Following September, the worst-performing month of the year, equity markets bounced back with a vengeance in October, hitting all-time highs in the process. The primary catalyst was better-than-expected corporate earnings, which seemed to confirm a thriving recovery. As of October, more than half of S&P 500 companies have reported earnings: 82% of those beat estimates, exceeding the five-year average of 76%.
Several commodities, such as natural gas, oil, and coal, reached new heights as well. Surprisingly, U.S. bond markets managed to end the month flat despite a volatile month as inflation readings came in hot.
Inflation continued to dominate headlines in October. The U.S. Consumer Price Index jumped 5.4% year-over-year in September, the largest increase since 2008, but at the same time, inflation expectations have remained relatively level. Elsewhere, Eurozone inflation expectations rose above the European Central Bank’s 2% inflation target for the first time in seven years, with future inflation expectations at their highest levels since 2014.
In response to rising prices, central banks around the world have moved to tighten monetary policy. In October, the Bank of England signaled that an early rate hike could happen before year’s end. The Bank of Canada unexpectedly ended its quantitative easing program and signaled early April 2022 rate hikes. Meanwhile, several countries, such as Chile, New Zealand, and Poland, already raised rates this year.
However, the world’s two major central banks—the U.S. Federal Reserve and the European Central Bank—are sticking with previous guidance to hike interest rates no earlier than 2023. Some might argue that they’re behind the curve, but the persistence of current price increases remains to be seen.
Part of the challenge lies in the global supply chain. In October, supply chain bottlenecks persisted and even escalated. Cargo ships remain stuck outside of major ports, trucking routes are at maximum capacity, and companies have faced acute labor shortages. According to the World Bank, an estimated 8.5% of global container shipping is stalled in or around ports, double the rate observed in January 2020.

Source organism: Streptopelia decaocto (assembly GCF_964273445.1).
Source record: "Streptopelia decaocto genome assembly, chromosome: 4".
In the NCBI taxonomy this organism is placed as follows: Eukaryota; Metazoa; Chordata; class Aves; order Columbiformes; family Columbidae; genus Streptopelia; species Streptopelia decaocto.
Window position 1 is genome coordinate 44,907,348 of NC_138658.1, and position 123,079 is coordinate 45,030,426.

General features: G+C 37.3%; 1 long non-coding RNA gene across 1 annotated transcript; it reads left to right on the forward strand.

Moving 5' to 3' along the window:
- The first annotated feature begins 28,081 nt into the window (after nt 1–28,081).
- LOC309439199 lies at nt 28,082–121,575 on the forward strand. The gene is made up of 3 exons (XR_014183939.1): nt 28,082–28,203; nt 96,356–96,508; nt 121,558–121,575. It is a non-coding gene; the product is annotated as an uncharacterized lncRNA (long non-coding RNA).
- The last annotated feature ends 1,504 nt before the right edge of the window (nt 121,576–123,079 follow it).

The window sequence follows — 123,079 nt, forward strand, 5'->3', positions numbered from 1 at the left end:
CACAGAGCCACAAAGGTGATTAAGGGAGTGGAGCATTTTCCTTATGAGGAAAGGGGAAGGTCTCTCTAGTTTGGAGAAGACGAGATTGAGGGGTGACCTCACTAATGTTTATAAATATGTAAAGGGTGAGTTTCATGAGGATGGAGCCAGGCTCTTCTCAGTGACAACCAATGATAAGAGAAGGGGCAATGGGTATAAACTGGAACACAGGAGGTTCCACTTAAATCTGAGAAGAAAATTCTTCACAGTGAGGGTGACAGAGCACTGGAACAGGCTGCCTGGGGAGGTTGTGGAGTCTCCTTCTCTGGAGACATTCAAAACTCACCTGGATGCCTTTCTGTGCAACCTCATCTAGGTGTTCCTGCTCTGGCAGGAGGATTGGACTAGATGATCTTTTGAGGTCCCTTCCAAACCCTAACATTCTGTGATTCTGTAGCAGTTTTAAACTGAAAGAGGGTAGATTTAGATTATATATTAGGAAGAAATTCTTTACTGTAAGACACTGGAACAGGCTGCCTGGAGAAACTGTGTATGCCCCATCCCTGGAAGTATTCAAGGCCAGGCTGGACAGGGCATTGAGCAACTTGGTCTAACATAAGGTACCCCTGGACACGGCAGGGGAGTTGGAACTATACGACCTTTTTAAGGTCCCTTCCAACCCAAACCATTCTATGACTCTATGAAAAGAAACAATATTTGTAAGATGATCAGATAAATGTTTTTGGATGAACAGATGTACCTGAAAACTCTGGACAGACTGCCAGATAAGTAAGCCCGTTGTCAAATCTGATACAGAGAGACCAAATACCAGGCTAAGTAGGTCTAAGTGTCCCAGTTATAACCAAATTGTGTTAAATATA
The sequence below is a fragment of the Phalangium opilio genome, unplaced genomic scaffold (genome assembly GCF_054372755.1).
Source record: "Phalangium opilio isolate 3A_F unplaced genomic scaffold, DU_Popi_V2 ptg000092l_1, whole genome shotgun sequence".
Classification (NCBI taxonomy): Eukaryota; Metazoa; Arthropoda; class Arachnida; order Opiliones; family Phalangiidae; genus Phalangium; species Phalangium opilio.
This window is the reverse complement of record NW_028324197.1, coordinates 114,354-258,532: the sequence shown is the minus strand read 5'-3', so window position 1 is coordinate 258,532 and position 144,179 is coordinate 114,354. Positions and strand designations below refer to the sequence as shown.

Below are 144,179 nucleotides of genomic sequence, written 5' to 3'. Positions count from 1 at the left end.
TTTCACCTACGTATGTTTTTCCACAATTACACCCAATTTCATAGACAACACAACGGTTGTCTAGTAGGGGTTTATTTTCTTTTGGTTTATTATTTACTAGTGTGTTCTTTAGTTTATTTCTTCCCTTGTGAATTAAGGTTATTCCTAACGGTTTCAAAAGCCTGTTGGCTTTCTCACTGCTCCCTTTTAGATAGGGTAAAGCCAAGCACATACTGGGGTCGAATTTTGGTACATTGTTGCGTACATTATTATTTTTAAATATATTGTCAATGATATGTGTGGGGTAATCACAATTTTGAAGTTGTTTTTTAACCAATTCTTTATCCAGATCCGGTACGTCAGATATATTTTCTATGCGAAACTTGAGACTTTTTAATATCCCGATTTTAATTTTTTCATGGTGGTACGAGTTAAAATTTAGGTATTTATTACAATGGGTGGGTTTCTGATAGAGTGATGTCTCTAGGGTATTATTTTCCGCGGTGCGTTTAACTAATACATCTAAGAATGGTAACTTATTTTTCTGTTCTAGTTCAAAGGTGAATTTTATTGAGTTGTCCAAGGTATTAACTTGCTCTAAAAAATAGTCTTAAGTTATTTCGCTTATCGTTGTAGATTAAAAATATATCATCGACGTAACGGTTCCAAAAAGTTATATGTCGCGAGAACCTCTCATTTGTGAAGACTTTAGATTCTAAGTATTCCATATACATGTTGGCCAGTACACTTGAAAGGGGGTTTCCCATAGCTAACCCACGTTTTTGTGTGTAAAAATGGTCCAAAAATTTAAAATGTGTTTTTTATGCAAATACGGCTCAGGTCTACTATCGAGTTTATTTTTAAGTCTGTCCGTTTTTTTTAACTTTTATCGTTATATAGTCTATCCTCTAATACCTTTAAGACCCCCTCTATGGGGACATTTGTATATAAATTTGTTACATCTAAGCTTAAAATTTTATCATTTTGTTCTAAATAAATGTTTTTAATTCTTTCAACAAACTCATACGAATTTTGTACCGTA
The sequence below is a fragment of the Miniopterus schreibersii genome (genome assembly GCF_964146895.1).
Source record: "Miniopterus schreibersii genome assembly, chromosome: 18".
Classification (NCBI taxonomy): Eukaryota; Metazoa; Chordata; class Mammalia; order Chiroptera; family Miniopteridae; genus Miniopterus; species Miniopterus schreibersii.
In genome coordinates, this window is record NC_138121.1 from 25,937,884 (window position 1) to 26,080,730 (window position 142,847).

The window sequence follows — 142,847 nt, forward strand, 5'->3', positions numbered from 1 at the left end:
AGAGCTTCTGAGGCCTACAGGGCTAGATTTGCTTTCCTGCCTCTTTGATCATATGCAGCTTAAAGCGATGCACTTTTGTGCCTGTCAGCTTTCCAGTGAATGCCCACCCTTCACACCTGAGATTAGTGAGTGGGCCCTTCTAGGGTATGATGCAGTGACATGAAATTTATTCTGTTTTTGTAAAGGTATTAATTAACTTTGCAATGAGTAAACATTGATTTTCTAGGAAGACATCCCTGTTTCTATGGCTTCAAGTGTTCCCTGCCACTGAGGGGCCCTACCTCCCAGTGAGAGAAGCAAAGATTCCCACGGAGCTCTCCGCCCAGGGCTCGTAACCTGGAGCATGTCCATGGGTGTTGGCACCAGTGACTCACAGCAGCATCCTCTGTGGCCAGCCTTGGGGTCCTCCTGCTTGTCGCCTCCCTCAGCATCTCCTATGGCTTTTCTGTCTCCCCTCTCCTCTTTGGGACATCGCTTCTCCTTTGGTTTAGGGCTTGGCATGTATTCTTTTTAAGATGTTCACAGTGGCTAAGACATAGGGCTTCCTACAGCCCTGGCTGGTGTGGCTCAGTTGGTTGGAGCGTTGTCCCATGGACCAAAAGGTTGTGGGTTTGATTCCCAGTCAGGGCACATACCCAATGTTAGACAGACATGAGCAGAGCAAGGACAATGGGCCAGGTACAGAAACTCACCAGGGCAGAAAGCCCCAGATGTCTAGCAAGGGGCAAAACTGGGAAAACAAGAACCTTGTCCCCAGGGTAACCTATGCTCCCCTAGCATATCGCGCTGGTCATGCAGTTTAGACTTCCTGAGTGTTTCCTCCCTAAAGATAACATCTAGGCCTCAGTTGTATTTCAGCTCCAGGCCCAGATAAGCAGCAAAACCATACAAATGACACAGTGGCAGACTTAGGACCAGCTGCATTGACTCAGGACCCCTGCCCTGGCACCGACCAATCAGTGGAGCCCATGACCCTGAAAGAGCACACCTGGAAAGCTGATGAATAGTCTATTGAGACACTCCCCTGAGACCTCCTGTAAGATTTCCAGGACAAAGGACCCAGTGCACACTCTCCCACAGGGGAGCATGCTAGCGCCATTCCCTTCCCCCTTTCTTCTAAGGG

As we head into the holiday season during which retail sales traditionally peak for the year, a swift reprieve is unlikely. Just-in-time (JIT) inventory management systems and port infrastructure are structural concerns that cannot be retooled easily in such a short period of time. In other words, these price pressures could persist well into next year.
This can help to explain the Fed’s view of temporary inflation and moderate growth expected next year.
Although there are signs that global central banks are reining in monetary policy support to combat rising inflation, we don’t see this as a major concern. The economic recovery looks to be on solid footing, and despite some shifts in policy major central banks are maintaining easy monetary policies.
Heading into year-end, we’re on the lookout for tax and infrastructure reforms in the U.S., which could add further fiscal support to the economic recovery.
This year, the march to all-time highs has been nearly relentless, though supply chain issues may dampen spirits heading into the holidays. However, look out for potential supplementary government support, as Congress heads to a vote on infrastructure and social spending.
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The Dow Jones Industrial Average is a price-weighted index of 30 actively traded blue-chip stocks. The Nasdaq Composite is a market-capitalization- weighted index consisting of all Nasdaq Stock Exchange listed stocks that are not derivatives, preferred shares, funds, exchange-traded funds or debenture securities. The Bloomberg Barclays U.S. Aggregate Bond Index measures the investment-grade U.S. dollar-denominated, fixed-rate taxable bond market and includes Treasury securities, government-related securities, corporate securities, residential and commercial mortgage-backed securities, and asset-backed securities.
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